In my experiences as an instructional designer, one of the most challenging aspects of designing quizzes is writing effective and meaningful feedback for learners. What is feedback and why is it important? Feedback is what learners see after they make a choice or answer a quiz question. Feedback serves as a way to communicate with the learner, and it can have both motivational and coaching value: well-crafted feedback can really drive home key points and serve as a great learning tool.
Here are some basic tips you can apply when writing feedback to ensure it reinforces your learning objectives and is helpful for learners.
Give feedback to your learners as soon as possible. Timely feedback creates a direct link between the answer they chose and what you’re saying to them about that answer. If you wait too long, learners won’t remember the question or their answer.
Don’t Present New Information
It’s not fair to use feedback to present new information to learners. Make sure that the information presented in your quizzes and in the feedback was already covered for learners at some point in your course.
Use a delicate and sensitive manner for feedback—especially for feedback about an incorrect answer. Instead of saying “WRONG!” in red caps, try to present feedback in a neutral way that doesn’t make your learners feel like they’re idiots for getting it wrong. Remember to focus your feedback on behaviors that can be changed, not personality traits.
Demonstrate Real-Life Consequences
Feedback is a great time to show the potential real-life consequences of a wrong answer. Here’s an example that illustrates the difference between well-crafted feedback vs. poorly crafted feedback. Imagine you’re creating a quiz about sun safety. Your quiz question asks what sun protection learners should wear in the summer, and your learner replies, “None.” Which of the following pieces of feedback is most meaningful:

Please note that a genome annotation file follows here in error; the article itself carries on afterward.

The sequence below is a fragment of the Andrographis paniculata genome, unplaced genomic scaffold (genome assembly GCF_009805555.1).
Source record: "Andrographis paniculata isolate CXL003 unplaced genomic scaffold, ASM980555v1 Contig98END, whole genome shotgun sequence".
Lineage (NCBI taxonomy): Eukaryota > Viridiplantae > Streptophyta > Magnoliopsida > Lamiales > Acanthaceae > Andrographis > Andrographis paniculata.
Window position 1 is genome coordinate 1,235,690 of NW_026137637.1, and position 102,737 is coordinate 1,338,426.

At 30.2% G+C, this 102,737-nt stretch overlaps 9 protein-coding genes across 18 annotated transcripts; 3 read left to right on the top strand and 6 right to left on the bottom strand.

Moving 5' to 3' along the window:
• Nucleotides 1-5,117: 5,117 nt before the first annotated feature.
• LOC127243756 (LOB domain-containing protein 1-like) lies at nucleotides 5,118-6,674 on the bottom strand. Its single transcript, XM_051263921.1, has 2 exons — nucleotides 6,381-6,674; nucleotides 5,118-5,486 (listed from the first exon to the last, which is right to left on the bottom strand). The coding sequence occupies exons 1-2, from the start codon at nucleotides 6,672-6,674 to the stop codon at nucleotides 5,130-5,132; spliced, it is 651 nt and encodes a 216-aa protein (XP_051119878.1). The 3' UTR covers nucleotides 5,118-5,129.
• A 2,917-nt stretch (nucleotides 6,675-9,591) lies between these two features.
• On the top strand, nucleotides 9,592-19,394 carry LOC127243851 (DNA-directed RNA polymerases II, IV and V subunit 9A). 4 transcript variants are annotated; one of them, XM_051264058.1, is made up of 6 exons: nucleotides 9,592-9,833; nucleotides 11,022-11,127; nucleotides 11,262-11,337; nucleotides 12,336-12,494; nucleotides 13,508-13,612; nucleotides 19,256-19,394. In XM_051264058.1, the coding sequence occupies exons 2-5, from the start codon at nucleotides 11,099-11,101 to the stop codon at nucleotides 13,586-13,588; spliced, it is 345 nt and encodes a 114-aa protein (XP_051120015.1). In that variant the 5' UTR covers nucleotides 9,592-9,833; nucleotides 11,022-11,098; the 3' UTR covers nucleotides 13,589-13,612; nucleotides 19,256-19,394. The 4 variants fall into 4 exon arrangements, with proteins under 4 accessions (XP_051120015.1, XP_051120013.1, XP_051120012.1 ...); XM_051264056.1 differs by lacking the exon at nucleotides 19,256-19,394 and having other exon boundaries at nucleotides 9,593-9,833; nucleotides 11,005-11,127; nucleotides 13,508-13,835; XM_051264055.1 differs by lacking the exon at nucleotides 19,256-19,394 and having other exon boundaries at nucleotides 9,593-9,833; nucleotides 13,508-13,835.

|Feedback Example #1||Feedback Example #2|
That is incorrect.
You should always wear at least two forms of sun protection.
Without sun protection, you could end up with second-degree burns on over 50% of your body, which could land you in the hospital overnight. It could take you up to a week to recover from that.
Next time, apply at least two forms of sun protection to prevent dangerous and costly health situations.
Be Clear and Concise
Be clear about the behavior your feedback addresses, and get right to the point. Don’t overload your learner with text—just make your point as concisely as possible. In a straightforward manner, link the information to their job and how it will help them perform better.
Remember: your feedback is a great teaching opportunity. If you follow these five simple guidelines for writing feedback, you should be well on your way to designing great training that will make an impact on your learners.
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